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Originally written by Kimberly Cripps , former SDSU Extension Family & Community Health Field Specialist, with contributions by Megan Erickson, former SDSU Extension Nutrition Field Specialist, and Hope Kleine, former SDSU Extension Health Education Field Specialist.

Pick it!

  • Choose firm pears with no soft spots and let the pears ripen at home.
  • Check near the stem daily for ripeness; when the pear yields to gentle pressure, it is ready.
  • If desired, pears can be stored in a paper bag at room temperature to shorten ripening time.
  • Once ripe, the pear can be stored in the refrigerator until eaten.

Try it!

  • Pears make a great snack right off the counter but can also be used much like apples.
  • Sliced pears are often used to liven up salads, as a side to sandwiches and as a topping on cereals.
  • Pears are great baked into cobblers, but also provide great flavor in fruit salsas.
  • Try sandwiching the fruit slices between graham crackers and peanut butter.
  • They are tasty glazed, sautéed, poached, and pickled, too.

Like it! Broiled Pears


  • Pears (1 pear = 2 servings)
  • For each pear half:
    • ¼ to ½ teaspoon warmed or softened butter
    • ½ to 1 teaspoon brown sugar
    • Sprinkle of cinnamon
    • Dollop of fat-free vanilla yogurt


  1. Cut pears in half. Using a spoon, scoop the core out of the pear halves.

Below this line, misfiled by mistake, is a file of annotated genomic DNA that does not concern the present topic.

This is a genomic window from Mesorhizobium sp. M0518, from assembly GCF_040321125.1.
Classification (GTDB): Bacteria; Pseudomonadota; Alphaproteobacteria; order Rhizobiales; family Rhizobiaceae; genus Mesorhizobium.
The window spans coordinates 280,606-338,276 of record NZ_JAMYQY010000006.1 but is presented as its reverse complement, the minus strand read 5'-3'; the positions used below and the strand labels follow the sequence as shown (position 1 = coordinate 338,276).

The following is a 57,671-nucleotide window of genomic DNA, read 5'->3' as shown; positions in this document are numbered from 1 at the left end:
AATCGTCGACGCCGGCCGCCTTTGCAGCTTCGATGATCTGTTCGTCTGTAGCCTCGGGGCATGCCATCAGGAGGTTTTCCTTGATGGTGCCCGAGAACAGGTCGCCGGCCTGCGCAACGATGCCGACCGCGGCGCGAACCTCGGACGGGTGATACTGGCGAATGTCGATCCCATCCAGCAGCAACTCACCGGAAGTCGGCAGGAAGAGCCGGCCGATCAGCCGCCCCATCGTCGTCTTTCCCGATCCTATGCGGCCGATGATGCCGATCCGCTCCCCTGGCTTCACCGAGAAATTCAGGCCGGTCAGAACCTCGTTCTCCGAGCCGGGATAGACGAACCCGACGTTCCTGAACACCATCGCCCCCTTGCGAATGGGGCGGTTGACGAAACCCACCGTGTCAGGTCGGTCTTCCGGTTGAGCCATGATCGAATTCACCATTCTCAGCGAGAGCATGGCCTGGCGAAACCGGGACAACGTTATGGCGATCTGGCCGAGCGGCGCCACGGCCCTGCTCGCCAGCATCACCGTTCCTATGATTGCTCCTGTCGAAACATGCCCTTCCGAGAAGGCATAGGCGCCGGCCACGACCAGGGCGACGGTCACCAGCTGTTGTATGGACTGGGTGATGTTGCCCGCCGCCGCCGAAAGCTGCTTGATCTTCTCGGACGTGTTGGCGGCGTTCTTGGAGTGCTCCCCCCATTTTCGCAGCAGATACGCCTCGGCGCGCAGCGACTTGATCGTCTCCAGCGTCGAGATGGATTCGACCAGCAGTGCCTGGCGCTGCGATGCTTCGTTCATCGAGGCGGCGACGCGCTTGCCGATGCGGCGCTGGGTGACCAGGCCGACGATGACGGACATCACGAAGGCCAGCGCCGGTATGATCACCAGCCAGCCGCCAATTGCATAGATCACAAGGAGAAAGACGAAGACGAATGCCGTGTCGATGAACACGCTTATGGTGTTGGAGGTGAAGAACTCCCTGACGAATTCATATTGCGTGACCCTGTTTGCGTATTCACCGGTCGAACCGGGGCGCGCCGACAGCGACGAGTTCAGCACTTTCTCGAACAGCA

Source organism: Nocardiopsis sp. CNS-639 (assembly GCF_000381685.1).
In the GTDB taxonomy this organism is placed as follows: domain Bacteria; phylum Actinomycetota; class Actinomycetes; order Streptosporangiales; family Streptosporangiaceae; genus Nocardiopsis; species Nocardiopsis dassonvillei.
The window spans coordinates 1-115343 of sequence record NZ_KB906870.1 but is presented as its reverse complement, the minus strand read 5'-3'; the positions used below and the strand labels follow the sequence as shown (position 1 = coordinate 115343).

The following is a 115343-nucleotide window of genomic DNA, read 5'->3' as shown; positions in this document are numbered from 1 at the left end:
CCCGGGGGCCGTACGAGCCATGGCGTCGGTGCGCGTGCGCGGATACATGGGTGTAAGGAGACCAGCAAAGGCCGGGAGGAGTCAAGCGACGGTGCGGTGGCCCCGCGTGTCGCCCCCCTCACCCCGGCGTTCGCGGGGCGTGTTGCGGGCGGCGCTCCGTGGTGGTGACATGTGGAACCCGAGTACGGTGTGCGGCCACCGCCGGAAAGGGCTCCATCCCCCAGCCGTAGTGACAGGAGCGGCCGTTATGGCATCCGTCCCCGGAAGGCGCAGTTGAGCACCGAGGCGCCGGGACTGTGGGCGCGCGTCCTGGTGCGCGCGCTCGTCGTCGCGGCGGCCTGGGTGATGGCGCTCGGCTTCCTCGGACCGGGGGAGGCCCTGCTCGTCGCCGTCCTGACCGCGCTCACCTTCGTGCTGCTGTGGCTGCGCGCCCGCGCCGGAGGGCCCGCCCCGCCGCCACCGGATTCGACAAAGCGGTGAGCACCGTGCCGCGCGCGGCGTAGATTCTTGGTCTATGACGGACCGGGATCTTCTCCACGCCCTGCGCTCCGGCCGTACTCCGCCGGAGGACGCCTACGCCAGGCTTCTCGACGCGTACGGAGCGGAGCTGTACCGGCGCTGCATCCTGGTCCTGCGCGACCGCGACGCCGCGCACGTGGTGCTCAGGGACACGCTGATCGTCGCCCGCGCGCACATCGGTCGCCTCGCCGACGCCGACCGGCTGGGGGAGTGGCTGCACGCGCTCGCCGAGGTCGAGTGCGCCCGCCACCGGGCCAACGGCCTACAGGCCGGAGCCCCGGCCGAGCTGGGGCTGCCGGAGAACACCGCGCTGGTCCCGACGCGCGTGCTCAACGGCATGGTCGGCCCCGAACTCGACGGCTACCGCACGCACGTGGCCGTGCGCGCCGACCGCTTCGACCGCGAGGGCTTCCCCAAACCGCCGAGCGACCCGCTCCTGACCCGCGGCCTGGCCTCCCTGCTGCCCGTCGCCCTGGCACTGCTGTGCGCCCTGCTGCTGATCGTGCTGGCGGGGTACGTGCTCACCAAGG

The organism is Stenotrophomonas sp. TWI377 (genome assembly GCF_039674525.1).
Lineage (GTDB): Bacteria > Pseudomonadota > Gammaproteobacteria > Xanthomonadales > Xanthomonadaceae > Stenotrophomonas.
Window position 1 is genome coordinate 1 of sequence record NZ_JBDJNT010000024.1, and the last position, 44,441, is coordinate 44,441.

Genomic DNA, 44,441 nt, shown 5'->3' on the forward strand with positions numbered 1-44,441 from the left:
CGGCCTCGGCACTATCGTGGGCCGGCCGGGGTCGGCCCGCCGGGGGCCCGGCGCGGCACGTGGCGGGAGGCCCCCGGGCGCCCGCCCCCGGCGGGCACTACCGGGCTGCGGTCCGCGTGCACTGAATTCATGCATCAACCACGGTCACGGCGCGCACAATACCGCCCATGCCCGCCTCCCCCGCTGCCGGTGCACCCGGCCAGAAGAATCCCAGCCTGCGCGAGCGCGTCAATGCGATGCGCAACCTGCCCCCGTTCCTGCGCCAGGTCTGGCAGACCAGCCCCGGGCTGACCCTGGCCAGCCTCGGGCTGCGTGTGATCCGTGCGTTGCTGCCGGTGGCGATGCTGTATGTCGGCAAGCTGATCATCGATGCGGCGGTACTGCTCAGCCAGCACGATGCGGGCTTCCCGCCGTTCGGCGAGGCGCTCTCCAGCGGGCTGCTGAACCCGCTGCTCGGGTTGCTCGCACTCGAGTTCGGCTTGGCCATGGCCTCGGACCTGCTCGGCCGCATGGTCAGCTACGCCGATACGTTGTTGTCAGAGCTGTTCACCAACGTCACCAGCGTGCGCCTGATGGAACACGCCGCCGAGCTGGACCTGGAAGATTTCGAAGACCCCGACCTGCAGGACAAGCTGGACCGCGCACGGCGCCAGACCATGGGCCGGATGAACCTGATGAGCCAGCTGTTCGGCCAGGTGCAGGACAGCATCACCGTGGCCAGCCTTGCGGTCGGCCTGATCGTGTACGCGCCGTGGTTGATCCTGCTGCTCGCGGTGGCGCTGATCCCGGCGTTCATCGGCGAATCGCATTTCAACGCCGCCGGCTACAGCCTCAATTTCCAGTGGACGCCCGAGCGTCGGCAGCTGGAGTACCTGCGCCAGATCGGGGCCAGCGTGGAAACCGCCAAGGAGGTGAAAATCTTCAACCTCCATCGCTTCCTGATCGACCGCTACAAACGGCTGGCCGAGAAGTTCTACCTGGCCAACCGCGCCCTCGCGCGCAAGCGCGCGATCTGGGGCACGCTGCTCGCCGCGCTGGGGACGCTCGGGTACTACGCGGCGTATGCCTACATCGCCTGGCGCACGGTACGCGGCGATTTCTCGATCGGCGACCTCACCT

2. Using a spoon or butter knife spread a small amount of butter on the pear flesh.
  3. Top the butter with the brown sugar using more or less as desired.
  4. Bake the pear halves on a baking sheet at 350 degrees F for 7 minutes. Then, if desired, turn on the broiler and let the pear tops caramelize for one more minute.
  5. Remove from the pan and top with a teaspoon or two of nonfat or low-fat vanilla yogurt.

Yield: 1 pear yields 2 servings

Nutrition Facts per Serving: Calories 90; Fat 1.5g; Cholesterol 5mg; Sodium 10mg; Carbohydrates 19g; Sugar 14g; Fiber 3g; Protein 1g

Program Materials

Colorful fact sheets, recipe cards and educational videos provide educators and families with fun, engaging tools to enhance any dietary curriculum in a variety of settings.

Quick resources are available in the fact sheets below. Download the zipped folder to use the lesson plan, sampling instructions, recipes and display materials in your educational program.